22-Sep-01
Attorneys General Protest Windows XP

AGs from several states submitted a letter of concern to Microsoft - it's origins and history were exposed by Microsoft Word.

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Attorneys General not involved in the current anti-trust effort sent a letter to Microsoft president Steve Ballmer protesting features of Windows XP they consider anti-competitive and possibly in violation of anti-trust law.

Microsoft immediately accused AOL Time Warner of instigating the letter.

Analysis

First lets handle the stupidity of what these attorneys general did:

  • They sent the letter to Microsoft president Steve Ballmer. Unless this letter is just "foundation building" for further action, that's an exercise in futility - a complete waste of time. It just reinforces his confidence that Microsoft is conquering the world.

  • The dolts composed the letter with Microsoft Office and sent it as a Microsoft Word .doc file. It took only minutes for Microsoft to examine the file with a text editor and find out who had worked on it, and a lot more too.

Microsoft found the first version of the document had been written by a lobbyist who works for an organization hostile to Microsoft. While this person had little involvement with AOL Time Warner, that's the target Microsoft wanted to attack on that particular day (and most other days).

How many times do we have to say it: don't use Microsoft Office for sensitive documents. Criminals have been caught because they used Office. Companies in negotiations have been stunned to find their opponents seemed to have insider knowledge. Public officials have been embarrassed when early "unrefined" versions of their statements have been published in detail. Here's why:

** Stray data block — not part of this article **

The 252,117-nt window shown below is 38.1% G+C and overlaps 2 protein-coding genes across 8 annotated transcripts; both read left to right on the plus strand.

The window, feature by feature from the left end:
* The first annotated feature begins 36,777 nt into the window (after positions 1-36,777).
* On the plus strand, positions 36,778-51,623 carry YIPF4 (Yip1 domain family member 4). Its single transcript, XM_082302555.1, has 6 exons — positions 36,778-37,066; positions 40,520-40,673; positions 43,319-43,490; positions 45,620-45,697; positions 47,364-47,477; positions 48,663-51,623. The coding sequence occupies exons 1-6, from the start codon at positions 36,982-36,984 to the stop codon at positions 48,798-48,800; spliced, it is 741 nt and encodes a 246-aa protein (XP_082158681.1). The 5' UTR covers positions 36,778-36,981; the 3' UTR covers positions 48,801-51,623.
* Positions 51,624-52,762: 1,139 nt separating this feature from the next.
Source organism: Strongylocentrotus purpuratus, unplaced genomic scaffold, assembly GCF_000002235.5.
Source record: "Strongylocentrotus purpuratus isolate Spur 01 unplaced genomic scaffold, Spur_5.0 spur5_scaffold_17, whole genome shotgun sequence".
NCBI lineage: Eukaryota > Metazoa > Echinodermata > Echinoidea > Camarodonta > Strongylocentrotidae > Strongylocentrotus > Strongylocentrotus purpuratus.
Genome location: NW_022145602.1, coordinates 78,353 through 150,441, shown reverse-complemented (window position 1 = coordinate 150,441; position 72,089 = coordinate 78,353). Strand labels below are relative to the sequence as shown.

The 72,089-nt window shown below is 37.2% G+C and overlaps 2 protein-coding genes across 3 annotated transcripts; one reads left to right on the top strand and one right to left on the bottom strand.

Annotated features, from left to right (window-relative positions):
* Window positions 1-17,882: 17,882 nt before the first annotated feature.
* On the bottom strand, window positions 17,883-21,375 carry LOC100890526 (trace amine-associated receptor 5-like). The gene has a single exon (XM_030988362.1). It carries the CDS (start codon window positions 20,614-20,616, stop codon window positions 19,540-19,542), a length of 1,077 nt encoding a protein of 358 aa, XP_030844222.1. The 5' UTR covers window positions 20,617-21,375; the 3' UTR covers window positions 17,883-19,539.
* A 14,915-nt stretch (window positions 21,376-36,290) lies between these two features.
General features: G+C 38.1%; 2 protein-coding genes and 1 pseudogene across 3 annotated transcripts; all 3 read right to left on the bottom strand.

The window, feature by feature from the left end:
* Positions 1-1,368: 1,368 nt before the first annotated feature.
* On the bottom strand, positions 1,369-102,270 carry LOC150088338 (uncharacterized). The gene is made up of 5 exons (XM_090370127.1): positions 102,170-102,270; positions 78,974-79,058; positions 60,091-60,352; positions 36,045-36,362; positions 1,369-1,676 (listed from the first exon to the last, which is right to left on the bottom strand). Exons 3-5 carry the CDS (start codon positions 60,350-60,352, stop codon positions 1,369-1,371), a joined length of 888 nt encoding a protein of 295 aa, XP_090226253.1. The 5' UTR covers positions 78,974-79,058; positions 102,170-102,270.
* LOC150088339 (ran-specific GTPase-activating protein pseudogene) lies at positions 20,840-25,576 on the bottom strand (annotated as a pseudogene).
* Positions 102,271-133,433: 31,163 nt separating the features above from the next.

• GUIDs - Microsoft documents and spreadsheets contain GUIDs, universal identifiers that can be traced back to a particular computer. This is how the guy who wrote the Melissa virus was tracked down so quickly, he used Word for part of it.

  • Quick Save - The "quick save" feature of Word leaves a lot of old content in the document. It is easy to read this content with a text editor, and negotiating positions or other sensitive material may be revealed. This is probably how Microsoft analyzed the letter from the attorneys general. You can turn quick save off, but it's the default, so it tends to get turned back on.

  • Red Lining - This is even worse than Quick Save. The red lining feature preserves a trail of how the document was composed and modified by everyone having input. Office workers often just turn off red lining and transmit the "finished" document. At the other end, red lining gets turned back on and the receiving party has a field day analyzing the thought processes that went into the document.

  • Random Junk - The Word file format is particularly messy and may not be completely understood even by Microsoft. It is prone to including random stuff from memory and raw disk contents. Again, a text editor will reveal this stuff, and it could be interesting to others.

  • Integration Features make Office a great transmitter of worms, trojans, viruses and other unwanted code. It wouldn't be hard for someone with an interest in your business to send you a Word or Excel document that opens you network up for his investigation.

Now, on to the letter's actual content. Yes, Windows XP contains a lot of stuff that may be in violations of anti-trust law (judged by the rules set down by the Court of Appeals) and in violation of others' patents and copyrights. Writing letters to Microsoft won't get these violations corrected - they'll have to be taken to court again (and probably will be). If a court order tells them to take the offending stuff out, they'll probably defy that order. We'll probably get to see them defying court orders pretty soon now.

- Andrew Grygus

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©:Andrew Grygus - Automation Access - www.aaxnet.com - aax@aaxnet.com
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